DIVORCE ACTIONS AND LEGAL SEPARATIONS
Making the decision to file for a divorce or receiving a divorce petition in the mail is a life altering experience. Broyles Kight & Ricafort can guide you through this difficult process and help minimize your emotional and financial costs.
The grounds for a divorce in Indiana are simple, as Indiana is a “no fault” divorce state. It therefore is not necessary to prove that one spouse acted inappropriately by committing adultery, etc. All that must be shown to a court is that there has been an “irretrievable breakdown” of the marriage and that there is no reasonable expectation of a reconciliation between spouses.
In order to file a dissolution of marriage petition in Indiana, one must have been a resident of the state for at least six (6) months and a resident of the county in which the petition is filed for at least three (3) months. There is a mandatory waiting period of sixty (60) days in Indiana before a dissolution of marriage petition can be granted.
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In any dissolution of marriage action, one of the main issues is distribution of marital property. In Indiana, all vested assets held by either party at the time a petition for dissolution of marriage is filed are considered “marital assets” and are included in the “pot” to be divided. Indiana is an “equitable distribution” state and has a rebuttable presumption that marital assets should be divided equally. Factors a court can consider in deviating from an equal distribution of assets include the contribution of each spouse to the acquisition of the property, whether the assets was acquired prior to the marriage or through inheritance, the economic circumstances of each party, the earning ability of each party, and whether either party dissipated assets.
Indiana law does not provide for “alimony” in a dissolution of marriage. It does allow for “maintenance” payments from one spouse to another in limited situations. Maintenance payments are permitted when one spouse is incapacitated and unable to work, or when one spouse is the custodian of a child whose condition does not allow the spouse to work and the spouse does not have sufficient property to provide for the spouse’s needs. Indiana law also allows for “rehabilitative maintenance” payments to a spouse for a period of up to three (3) years. These payments are designed to help a spouse acquire job skills or education so that the spouse will be able to support himself in the future.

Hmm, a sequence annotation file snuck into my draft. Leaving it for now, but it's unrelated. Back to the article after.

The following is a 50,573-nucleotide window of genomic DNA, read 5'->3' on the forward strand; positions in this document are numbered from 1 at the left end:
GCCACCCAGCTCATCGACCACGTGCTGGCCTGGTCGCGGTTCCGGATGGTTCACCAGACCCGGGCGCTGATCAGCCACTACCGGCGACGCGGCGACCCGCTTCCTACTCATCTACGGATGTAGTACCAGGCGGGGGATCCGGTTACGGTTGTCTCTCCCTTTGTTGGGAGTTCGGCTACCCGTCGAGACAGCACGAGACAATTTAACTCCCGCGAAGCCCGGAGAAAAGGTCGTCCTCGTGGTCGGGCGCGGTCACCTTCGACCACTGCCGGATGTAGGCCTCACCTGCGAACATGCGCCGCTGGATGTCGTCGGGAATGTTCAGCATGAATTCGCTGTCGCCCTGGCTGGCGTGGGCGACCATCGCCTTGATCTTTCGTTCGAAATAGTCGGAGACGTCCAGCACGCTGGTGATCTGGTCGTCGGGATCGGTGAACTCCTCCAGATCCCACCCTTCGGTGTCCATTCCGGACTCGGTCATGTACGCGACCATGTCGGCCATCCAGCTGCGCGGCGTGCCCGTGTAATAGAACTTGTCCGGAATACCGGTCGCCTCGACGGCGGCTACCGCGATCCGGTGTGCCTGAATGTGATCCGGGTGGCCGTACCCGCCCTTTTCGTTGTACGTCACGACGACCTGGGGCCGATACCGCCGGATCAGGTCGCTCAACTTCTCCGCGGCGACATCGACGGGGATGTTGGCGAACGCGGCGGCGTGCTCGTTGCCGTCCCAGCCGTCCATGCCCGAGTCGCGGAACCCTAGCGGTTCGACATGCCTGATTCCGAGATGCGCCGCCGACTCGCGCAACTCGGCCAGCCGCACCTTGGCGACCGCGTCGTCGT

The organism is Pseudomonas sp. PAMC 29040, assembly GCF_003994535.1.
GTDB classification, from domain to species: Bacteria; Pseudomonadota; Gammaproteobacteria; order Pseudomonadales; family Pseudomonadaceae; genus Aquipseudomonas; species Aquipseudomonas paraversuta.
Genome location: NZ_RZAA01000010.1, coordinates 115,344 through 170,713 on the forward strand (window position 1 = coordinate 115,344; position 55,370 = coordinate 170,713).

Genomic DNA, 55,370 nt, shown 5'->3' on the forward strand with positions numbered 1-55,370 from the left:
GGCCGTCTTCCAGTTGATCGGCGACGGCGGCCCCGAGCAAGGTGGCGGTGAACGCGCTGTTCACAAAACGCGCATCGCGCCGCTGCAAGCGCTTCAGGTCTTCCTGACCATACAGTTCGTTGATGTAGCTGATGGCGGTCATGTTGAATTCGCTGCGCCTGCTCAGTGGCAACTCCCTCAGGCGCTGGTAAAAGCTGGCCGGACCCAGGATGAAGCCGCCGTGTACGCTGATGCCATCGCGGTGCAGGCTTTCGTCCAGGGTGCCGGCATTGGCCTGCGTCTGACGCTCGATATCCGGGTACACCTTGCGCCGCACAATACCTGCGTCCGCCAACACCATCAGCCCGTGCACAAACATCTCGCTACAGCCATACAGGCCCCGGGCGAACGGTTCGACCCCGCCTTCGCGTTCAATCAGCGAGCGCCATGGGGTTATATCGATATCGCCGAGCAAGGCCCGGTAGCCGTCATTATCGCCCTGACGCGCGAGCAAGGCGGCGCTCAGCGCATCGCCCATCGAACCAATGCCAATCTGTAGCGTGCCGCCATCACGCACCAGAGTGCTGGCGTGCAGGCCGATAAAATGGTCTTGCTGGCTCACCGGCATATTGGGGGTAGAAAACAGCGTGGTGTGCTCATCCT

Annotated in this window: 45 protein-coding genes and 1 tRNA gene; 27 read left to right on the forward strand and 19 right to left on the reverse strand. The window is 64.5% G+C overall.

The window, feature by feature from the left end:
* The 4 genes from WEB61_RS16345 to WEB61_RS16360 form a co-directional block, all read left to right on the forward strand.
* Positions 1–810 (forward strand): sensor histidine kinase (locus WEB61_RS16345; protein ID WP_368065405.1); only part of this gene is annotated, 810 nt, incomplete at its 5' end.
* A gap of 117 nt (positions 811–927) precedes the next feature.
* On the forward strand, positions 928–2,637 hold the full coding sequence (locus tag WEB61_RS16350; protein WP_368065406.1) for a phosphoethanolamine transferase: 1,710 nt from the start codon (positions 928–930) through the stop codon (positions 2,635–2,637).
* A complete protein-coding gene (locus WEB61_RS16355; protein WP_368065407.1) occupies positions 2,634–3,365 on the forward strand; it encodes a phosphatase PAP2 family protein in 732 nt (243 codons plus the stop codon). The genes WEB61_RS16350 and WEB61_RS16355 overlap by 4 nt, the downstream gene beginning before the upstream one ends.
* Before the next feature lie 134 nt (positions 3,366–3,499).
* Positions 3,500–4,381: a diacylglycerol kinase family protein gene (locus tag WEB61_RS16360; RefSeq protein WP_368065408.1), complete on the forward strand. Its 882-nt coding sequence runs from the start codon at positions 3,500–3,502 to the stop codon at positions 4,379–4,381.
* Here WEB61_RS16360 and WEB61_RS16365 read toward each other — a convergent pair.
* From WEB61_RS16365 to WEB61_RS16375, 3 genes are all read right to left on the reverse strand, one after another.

Determining how marital property should be divided involves many considerations, such as the tax consequences of different distribution options or whether an asset is liquid and available for immediate use. There also may be issues relating to valuation of a business an area with which our professionals have substantial experience. Our professionals are prepared to assist you with these considerations and to advise you on how to obtain the best possible asset distribution for your needs.
In some circumstances, a legal separation may be an appropriate alternative to filing for dissolution of marriage (divorce). An order for legal separation is temporary by nature, and allows the parties to spend time making decisions about whether to move forward to divorce, or whether to attempt reconciliation – while protecting the legal interests of both parties and avoiding the emotional label of “filing for divorce.” In a legal separation, an agreement or order focuses on “ground rules” that will be in place while the couple decides their future. Temporary terms for custody, parenting time, support, possession of property, and payment of expenses are typically established as part of a legal separation order or agreement.
The professionals of BKR also are experienced in handling high-profile cases and clients with the utmost discretion, and awareness of the unique issues arising from such cases. If these concerns apply to you, contact us to discuss how we might address your particular needs.